My Favourite Halloween-Themed Cartoon


I think it’s Chuck Jones’s “Broom-Stick Bunny.” I think I have a real fondness for Halloween stories where trick-or-treating turns disastrous, whether it’s for Bugs in this cartoon or Margaret O’Brien in Meet Me In St. Louis (one of the few movies that portrays kids playing old-fashioned Halloween games, where they literally try to be evil). It is kind of a spooky concept.


The “Witch Hazel” character had already appeared in an even funnier cartoon, “Bewitched Bunny,” where she was voiced by Bea Benaderet. By the time they made this follow-up, Benaderet had quit doing voices for WB (she did most of the female characters in the ’40s and early ’50s), so in “Broom-Stick Bunny” she was replaced by June Foray, who did a great job. (Foray was never able to match Benaderet’s work as Granny in the Tweety cartoons, though.)

But Foray had already used a similar voice for another character called “Witch Hazel,” in the Disney Halloween cartoon “Trick Or Treat.” Jones told Foray that Disney couldn’t sue because Witch Hazel is an actual product, so nobody owned the name. Anyway, here’s another Halloween cartoon adventure, Donald Duck and Witch Hazel in “Trick Or Treat.”

Also, via the excellent Chuck Jones blog, here are some layout drawings Jones made for the end of “Broom-Stick Bunny” (they were for the animators, as a guide to how the scene should look; at his best, Jones’s layout drawings were some of the most expressive in the business. That’s why his best cartoons had such terrific, memorable character poses and expressions):

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My Favourite Halloween-Themed Cartoon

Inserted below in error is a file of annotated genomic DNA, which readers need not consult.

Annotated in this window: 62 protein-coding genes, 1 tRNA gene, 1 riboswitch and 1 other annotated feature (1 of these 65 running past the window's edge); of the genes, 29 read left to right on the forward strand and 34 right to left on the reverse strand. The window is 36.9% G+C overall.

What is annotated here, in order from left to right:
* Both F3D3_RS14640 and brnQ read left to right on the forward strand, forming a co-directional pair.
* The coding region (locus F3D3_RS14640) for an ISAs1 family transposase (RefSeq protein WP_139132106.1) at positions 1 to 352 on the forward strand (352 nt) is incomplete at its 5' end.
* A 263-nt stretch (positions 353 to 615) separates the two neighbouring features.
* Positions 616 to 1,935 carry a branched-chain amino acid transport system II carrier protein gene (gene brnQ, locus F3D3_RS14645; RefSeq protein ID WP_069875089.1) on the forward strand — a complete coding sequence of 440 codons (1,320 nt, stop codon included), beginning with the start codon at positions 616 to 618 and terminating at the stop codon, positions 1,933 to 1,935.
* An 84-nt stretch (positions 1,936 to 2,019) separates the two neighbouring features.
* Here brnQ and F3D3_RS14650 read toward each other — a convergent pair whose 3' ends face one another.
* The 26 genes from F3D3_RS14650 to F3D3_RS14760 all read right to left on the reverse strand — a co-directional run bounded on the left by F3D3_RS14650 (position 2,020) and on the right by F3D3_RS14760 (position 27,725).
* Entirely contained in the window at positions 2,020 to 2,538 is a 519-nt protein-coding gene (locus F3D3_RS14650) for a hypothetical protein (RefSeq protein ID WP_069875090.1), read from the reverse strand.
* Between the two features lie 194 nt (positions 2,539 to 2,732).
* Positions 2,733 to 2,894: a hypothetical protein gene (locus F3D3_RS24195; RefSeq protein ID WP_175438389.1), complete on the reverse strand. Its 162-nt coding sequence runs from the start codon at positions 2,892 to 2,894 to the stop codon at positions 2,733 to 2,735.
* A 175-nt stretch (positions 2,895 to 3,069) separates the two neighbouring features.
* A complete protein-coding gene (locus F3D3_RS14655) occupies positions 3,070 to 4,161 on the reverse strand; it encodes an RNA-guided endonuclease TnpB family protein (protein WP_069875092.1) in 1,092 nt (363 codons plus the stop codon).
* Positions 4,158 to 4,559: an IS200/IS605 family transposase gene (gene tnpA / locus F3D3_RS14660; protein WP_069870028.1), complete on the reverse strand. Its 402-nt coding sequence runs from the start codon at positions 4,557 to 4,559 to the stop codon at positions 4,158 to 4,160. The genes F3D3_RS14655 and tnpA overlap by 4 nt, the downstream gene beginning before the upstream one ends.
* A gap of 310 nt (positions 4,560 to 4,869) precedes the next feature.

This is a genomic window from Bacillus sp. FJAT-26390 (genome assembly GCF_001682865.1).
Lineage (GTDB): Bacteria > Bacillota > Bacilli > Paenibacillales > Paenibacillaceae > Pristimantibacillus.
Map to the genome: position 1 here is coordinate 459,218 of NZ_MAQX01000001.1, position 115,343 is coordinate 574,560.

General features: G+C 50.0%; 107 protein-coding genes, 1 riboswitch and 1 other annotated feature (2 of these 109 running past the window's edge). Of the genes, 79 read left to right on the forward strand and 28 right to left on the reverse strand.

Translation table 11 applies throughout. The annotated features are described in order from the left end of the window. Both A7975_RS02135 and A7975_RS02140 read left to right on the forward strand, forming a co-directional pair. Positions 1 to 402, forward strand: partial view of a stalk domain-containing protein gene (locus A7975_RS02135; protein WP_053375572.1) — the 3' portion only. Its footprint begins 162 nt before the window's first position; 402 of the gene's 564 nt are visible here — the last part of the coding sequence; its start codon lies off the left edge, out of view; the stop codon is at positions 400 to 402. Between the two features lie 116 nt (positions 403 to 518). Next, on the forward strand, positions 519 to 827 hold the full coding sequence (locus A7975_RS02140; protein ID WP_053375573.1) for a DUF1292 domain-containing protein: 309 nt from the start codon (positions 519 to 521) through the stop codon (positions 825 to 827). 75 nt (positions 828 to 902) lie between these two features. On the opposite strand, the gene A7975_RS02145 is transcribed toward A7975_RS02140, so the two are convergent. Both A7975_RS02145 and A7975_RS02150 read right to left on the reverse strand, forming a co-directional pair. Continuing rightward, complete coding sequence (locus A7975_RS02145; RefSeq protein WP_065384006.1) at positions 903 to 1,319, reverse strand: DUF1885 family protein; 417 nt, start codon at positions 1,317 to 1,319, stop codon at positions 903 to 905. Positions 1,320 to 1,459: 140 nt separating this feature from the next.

1. best closing line ever in a cartoon – you ain't gonna believe this, but i just saw a genie with light brown hair, chasing a flying sorceress …

  2. Tedd Pierce and Ernie Nordli get kind of a bad rap in Michael Barrier's book, when he claims that Jones' cartoons were less interesting in the period immediately after the studio's post-3D reopening, because Mike Maltese was at Walter Lantz's studio and Maurice Nobel was in St. Louis. "Broomstick Bunny" puts the lie to that argument, with the Magic Mirror/Beauty Potion set up having Tedd Pierce's fingerprints all over it (though it does borrow a bit from Warren Foster and Frank Tashlin's Bugs-Elmer gag in "Hare Remover"), while Nordli takes Nobel's UPA parody backgrounds from "Bewitched Bunny" and makes them even wilder and more memorable, while improving on the color selections (a number of the early WB attempts at UPA styled backgrounds in 1954 seem unsure of themselves color-wise, as if they wanted to try unrealistic designs but were wary of going too far with unrealistic colors. That would change by the end of 1955, though they probably went too far in the other direction by the early 60s).

  3. Thanks for this.

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